There is nothing more jarring than entering a home and immediately having your nostrils assaulted with bad smells.
Various odours around the home are simply a fact of life — especially when you’re dealing with animals, cooking, and rubbish — but smells that sticks around can make things particularly difficult. Unpleasant odours have a way of making your entire home environment unpleasant to live in and it can make it embarrassing to have visitors.
If this an issue you’re facing, you’re probably eager for practical solutions on how to get rid of a bad odour in a house and have it smelling its best again. Below we’ve outlined the ultimate plan for tackling those big whiffs, finding the issue, and improving the scent. We’ve also got some practical tips for ways you can prevent bad smells from returning.
Got a home odour issue? Do your nose a favour and read on.
First Step: Find Where the Odour is Coming From
This might seem a little obvious, but sometimes it can be really difficult to locate the origins of a smell. A bad odour can permeate spaces and it can make it hard to discover the root cause. If you’ve caught wind of something nasty, here are some ideas for where the offending smell might be coming from:
Your pet might be like a family member, but sometimes these four-legged companions can cause a little odour-based havoc. If your animals have a litter tray, first check this before scouting places they might have used as an alternative. This could include carpets, under beds or couches, and even pot plants. And, if your pet fancies themselves a hunter, be on the alert for any “gifts” they may have dragged indoors.
Even if you don’t have pets, checking under and around furniture is a good plan. Check to ensure no food or rogue items such as nappies have been forgotten under couches, tables, or beds.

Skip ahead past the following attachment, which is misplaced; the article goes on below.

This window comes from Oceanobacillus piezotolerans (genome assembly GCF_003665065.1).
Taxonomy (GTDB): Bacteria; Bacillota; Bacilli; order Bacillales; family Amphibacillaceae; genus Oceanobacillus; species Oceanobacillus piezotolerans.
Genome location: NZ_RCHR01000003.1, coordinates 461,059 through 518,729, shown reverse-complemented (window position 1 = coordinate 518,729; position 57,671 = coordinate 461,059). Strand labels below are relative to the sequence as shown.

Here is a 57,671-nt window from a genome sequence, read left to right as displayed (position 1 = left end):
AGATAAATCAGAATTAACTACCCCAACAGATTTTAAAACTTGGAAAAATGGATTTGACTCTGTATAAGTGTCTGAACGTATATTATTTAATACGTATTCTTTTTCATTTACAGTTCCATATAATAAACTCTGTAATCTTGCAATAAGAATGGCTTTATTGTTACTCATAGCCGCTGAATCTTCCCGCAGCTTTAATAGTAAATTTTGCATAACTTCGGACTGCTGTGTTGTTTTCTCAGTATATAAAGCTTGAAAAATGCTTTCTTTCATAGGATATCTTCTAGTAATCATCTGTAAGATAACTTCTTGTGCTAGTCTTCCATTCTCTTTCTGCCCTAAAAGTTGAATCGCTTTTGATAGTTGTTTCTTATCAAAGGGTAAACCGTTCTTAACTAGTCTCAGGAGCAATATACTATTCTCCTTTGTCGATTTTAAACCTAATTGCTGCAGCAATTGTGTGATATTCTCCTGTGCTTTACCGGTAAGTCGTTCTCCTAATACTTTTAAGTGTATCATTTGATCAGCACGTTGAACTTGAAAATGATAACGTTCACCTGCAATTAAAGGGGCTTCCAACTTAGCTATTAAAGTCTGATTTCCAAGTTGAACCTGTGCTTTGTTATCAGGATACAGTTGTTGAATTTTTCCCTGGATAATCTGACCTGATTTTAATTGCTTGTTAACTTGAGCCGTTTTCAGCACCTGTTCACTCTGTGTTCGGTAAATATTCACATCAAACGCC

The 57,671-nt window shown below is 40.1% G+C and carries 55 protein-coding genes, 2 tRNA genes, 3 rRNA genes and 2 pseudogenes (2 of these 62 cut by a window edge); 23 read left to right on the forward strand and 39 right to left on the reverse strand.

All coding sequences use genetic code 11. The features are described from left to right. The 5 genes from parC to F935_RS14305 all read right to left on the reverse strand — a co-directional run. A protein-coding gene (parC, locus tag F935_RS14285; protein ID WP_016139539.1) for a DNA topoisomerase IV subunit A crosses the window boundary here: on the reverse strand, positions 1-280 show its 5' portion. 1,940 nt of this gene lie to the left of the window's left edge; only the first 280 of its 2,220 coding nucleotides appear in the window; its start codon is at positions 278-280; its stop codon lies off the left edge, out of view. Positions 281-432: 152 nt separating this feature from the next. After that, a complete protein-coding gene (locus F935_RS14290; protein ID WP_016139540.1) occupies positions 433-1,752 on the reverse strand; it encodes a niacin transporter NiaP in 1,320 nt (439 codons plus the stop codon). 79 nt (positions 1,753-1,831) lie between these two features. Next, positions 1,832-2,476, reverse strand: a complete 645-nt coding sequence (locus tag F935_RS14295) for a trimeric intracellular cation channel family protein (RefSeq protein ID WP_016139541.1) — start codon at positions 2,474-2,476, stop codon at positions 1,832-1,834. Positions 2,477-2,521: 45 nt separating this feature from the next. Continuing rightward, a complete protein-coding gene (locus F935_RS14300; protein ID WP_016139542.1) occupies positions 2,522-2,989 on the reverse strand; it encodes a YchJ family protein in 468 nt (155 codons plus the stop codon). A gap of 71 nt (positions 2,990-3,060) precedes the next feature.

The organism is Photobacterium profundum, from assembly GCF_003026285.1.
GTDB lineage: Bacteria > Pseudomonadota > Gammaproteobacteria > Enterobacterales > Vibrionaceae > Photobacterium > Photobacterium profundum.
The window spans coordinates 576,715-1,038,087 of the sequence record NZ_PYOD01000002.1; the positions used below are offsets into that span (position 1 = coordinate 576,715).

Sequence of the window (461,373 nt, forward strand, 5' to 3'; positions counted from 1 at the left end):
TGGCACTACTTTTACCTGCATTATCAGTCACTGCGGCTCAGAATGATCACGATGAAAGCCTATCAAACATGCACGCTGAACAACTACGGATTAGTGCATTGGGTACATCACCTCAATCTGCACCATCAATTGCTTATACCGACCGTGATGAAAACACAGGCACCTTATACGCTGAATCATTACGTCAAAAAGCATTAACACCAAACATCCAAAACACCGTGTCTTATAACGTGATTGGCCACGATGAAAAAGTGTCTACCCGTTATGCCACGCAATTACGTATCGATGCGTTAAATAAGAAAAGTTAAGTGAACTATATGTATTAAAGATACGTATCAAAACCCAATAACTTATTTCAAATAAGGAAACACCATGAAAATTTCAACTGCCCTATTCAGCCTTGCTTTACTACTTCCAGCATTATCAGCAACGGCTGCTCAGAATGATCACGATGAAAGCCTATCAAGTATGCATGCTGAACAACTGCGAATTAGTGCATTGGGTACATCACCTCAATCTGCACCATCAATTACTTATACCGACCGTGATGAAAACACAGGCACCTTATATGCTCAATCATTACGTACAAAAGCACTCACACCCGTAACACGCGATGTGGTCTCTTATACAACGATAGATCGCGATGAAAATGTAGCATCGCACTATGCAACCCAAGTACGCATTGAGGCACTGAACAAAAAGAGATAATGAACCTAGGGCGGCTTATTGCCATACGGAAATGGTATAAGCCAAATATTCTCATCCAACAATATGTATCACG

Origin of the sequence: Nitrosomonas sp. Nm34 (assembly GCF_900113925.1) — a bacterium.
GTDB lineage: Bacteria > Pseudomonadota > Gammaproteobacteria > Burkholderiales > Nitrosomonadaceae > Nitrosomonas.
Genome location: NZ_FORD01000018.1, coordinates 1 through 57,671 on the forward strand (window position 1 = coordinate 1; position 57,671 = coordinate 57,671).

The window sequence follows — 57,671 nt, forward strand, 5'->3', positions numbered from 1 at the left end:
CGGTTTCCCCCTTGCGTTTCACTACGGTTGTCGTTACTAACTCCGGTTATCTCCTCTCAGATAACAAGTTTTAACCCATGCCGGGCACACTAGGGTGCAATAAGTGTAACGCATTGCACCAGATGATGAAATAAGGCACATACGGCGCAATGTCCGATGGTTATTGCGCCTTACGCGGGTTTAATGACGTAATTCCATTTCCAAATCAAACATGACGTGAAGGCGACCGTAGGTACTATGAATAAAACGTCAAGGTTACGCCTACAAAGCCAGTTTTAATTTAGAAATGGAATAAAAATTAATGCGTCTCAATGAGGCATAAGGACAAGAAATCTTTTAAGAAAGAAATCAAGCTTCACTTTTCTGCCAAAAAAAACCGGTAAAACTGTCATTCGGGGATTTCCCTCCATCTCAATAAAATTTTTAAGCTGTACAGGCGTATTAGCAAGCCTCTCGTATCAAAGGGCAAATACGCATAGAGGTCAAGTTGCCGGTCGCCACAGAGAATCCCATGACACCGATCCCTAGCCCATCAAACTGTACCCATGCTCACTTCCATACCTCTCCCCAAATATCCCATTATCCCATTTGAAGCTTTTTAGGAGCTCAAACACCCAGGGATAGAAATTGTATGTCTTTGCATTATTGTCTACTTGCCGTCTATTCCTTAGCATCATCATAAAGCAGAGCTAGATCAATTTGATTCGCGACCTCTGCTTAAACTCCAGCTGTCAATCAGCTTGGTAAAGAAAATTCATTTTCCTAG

With the kitchen sink being used to wash pots, pans, and other items that have food on them, take steps to check that old food hasn’t become trapped or blocked in the sink — particularly the U-bend.
Bathroom sink and drains
Much like the kitchen sink, it’s not unusual for bathroom drains to smell due to items like hair and soap scum building up and blocking drains. If you notice strange smells in this room, check that your bathroom drains are clear.
General damp and mould
A very distinctive smell, dampness and mould in the home will result in a musty odour that is incredibly hard to get rid of. Damp in the house clings to surfaces like walls, cupboards, wardrobes, and soft furnishings such as beds and couches.
Easy Ways to Improve the Smell Inside Your Home
Whether you want to get rid of a particularly bad smell or you just want to improve your home’s general odour, there are many ways you can improve the aroma in your abode and have it smelling fantastic again.
Although it may not be a smell that will please every nose, burning incense will give your home a distinctive sweet and spicy smell that will help to cover bad odours. Incense are cheap and readily available in either stick or cone form. Many people use incense for meditative or calming effects, as well as purely for its scent, so you may find it has a dual purpose!
If incense are a little too strong, scented candles are another great option. Some scented candles will improve the smell of a room, even when they aren’t burning. Candles can be purchased for very little, though on the other end of the scale you can also find expensive candles that will have a longer burn time and promise a high-quality scent. If you do use candles in your home, be mindful to properly extinguish them after use, and don’t use them once the wax has burned low.
For a home that tends to smell bad during and after food preparation, making use of a range hood or extractor fan is key. Both of these units vent outdoors, meaning the steam, vapour and smells produced by cooking is quickly whipped away before it has time to settle in your home. This not only reduces odours but also helps to keep moisture levels down — a win-win.